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History and origin of amplitude summation in QFT

  1. Jul 29, 2014 #1
    In chapter 2.2 of Feynman's book on QFT, he states that the probability amplitude of a particle going from a to b is the sum of contributions from all paths, and that each path contributes the same amplitude, but with a different phase.

    My question is, why does Feynman state that this is the rule? How is it known that the amplitude for each path is identical, or that the phase is determined by the action of the path? I have heard that using the same amplitude for each path leads to infinite summations, which I can see would be the case, and that this problem had to be solved with mathematical trickery. So how did these rules come about? Were they experimentally derived?
     
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  3. Jul 29, 2014 #2

    Matterwave

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    Feynman was referring basically to his own formulation of Quantum Mechanics, now known as the path integral formulation, or the sum over histories formulation. He pioneered this approach, and it was the topic of his phD thesis. It has been proven that this formulation is equivalent to the more conventional formulation of quantum mechanics, the Schroedinger wave-function formulation.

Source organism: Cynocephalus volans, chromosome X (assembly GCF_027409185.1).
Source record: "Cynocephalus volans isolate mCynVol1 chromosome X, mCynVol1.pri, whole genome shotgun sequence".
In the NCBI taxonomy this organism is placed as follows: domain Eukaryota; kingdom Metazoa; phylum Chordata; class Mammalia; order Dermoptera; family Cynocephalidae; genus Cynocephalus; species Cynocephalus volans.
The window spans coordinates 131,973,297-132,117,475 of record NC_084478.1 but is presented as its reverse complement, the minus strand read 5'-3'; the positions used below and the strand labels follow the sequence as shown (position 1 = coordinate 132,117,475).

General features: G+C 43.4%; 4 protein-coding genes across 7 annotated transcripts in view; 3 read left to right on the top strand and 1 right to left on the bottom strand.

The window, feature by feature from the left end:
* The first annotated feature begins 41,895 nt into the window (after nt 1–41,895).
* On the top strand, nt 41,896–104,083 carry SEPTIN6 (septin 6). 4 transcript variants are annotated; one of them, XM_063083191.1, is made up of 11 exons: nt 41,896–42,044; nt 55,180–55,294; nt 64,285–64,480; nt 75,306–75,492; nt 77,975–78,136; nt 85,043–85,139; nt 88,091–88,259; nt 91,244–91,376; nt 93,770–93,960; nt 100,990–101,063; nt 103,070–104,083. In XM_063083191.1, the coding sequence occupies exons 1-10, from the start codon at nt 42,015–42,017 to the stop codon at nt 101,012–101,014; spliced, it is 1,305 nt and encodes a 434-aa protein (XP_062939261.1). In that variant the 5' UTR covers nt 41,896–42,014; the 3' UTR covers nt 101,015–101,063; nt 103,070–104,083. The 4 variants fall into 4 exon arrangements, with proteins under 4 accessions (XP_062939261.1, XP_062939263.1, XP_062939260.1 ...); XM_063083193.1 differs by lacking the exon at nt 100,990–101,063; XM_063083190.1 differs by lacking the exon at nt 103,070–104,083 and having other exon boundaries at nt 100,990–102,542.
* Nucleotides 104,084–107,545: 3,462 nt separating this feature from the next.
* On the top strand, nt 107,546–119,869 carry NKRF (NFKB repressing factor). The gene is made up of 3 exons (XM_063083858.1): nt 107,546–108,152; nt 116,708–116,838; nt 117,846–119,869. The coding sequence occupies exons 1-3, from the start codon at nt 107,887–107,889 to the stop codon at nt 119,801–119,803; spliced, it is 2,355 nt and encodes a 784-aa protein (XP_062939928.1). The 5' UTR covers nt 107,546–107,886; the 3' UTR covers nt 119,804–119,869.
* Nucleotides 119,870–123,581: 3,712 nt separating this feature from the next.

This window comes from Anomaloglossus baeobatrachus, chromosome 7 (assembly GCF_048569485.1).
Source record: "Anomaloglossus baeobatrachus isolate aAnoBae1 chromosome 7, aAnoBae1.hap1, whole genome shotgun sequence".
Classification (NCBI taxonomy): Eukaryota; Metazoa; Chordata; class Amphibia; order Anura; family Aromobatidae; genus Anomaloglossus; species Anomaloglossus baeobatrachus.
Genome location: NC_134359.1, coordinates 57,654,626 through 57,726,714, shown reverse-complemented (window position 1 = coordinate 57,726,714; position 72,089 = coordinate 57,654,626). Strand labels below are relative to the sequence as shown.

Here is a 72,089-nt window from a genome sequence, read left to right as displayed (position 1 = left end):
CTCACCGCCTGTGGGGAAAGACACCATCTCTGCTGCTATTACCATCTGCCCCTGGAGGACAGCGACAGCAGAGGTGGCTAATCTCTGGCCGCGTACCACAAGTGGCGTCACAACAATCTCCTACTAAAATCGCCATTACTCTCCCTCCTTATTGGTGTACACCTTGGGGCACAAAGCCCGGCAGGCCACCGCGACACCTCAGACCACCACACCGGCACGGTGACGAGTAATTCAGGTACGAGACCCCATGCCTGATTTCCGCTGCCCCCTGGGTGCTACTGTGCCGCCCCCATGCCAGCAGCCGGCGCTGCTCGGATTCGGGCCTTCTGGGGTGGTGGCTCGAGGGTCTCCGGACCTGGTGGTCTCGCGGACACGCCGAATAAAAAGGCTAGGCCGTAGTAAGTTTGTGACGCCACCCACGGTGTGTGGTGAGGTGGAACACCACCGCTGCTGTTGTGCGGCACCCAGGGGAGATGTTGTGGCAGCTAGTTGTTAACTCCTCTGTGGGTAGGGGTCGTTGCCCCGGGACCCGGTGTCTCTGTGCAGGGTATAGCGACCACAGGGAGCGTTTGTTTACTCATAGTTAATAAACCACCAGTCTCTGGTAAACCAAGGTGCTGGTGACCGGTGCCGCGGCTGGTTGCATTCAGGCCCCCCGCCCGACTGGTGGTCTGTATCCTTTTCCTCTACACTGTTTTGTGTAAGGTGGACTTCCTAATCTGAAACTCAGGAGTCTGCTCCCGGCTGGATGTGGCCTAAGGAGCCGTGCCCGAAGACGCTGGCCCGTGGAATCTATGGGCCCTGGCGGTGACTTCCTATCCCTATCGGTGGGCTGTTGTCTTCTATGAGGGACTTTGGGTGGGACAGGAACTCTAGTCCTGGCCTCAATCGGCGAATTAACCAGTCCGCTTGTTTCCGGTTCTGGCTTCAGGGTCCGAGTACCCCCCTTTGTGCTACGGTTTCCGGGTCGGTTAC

Feynman basically made a postulate that the propagator between two points in space can be expressed as a path integral over all paths:

    $$K(x',t';x,t)\equiv \left<x',t'|x,t\right>=\mathcal{N}\int_{x''(t)=x}^{x''(t')=x'} e^{iS[x'']/\hbar}\mathcal{D}x''$$

    One can prove that this formulation reproduces the Schroedinger equation. The usual way of actually making the integral calculable involves what is called lattice space regularization, where basically you split the path up into tiny straight line paths (like points on a lattice) and take the limit as the lattice points go to 0 separation.

    This subject has a pretty rich history and is quite broad.

    Perhaps you can look at the wikipedia article to start: http://en.wikipedia.org/wiki/Path_integral_formulation
     
  4. Jul 29, 2014 #3
    Thanks for the reply, Matterwave. I think I understand the path integral formulation, but I'm still confused as to how Feynman thought up the contribution amplitude for each path.

    For example, in problem 2.6 of the same book, he states that relativistic particles have a different path amplitude, something like (ih)^R, where R is the number of turns the particle makes. I don't have the book with me, so that's probably not the actual formula, but either way it's a lot different from the non-relativistic amplitude C*exp(iS/h).

    So how did Feynman think up the form of the path amplitude?
     
  5. Jul 29, 2014 #4

    Matterwave

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    I can't say for sure how Feynman thought up the idea. I don't know what exactly his motivations were. Zee's book QFT in a Nutshell, for example has a (probably apocryphal) story of how Feynman started with the double slit experiment and kept drilling holes in the screen until there was no screen left.

    But there are many instances in physics where the action appears in an exponential. For example, in the Eikonal approximation, which is very similar to the WKB approximation in quantum mechanics. By unit analysis alone, for example, since Planck's constant has units of action, we can actually see that all the wave functions which are purely oscillatory of the form Ae^(something/h), the "something" also has units of action.